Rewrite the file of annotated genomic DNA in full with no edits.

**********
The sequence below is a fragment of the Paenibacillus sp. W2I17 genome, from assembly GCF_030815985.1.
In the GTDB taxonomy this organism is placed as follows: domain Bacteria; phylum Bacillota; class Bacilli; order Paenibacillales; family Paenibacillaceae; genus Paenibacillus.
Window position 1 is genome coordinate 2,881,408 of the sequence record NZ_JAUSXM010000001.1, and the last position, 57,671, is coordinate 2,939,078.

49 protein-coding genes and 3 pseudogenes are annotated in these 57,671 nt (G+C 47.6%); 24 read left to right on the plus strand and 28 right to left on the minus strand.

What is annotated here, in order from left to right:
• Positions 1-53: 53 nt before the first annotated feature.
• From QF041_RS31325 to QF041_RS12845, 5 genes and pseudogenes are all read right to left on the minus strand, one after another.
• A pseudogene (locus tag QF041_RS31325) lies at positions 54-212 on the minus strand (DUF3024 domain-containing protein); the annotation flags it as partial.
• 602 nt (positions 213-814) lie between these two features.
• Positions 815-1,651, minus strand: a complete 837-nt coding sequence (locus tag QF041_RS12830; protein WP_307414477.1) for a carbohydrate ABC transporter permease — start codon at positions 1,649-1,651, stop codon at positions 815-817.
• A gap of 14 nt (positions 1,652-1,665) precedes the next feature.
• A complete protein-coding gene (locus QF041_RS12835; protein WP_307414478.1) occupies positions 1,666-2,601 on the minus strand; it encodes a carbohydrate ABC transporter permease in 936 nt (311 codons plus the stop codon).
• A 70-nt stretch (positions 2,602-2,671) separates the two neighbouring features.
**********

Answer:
The sequence below is a fragment of the Paenibacillus sp. W2I17 genome, from assembly GCF_030815985.1.
In the GTDB taxonomy this organism is placed as follows: domain Bacteria; phylum Bacillota; class Bacilli; order Paenibacillales; family Paenibacillaceae; genus Paenibacillus.
Window position 1 is genome coordinate 2,881,408 of the sequence record NZ_JAUSXM010000001.1, and the last position, 57,671, is coordinate 2,939,078.

49 protein-coding genes and 3 pseudogenes are annotated in these 57,671 nt (G+C 47.6%); 24 read left to right on the plus strand and 28 right to left on the minus strand.

What is annotated here, in order from left to right:
• Positions 1-53: 53 nt before the first annotated feature.
• From QF041_RS31325 to QF041_RS12845, 5 genes and pseudogenes are all read right to left on the minus strand, one after another.
• A pseudogene (locus tag QF041_RS31325) lies at positions 54-212 on the minus strand (DUF3024 domain-containing protein); the annotation flags it as partial.
• 602 nt (positions 213-814) lie between these two features.
• Positions 815-1,651, minus strand: a complete 837-nt coding sequence (locus tag QF041_RS12830; protein WP_307414477.1) for a carbohydrate ABC transporter permease — start codon at positions 1,649-1,651, stop codon at positions 815-817.
• A gap of 14 nt (positions 1,652-1,665) precedes the next feature.
• A complete protein-coding gene (locus QF041_RS12835; protein WP_307414478.1) occupies positions 1,666-2,601 on the minus strand; it encodes a carbohydrate ABC transporter permease in 936 nt (311 codons plus the stop codon).
• A 70-nt stretch (positions 2,602-2,671) separates the two neighbouring features.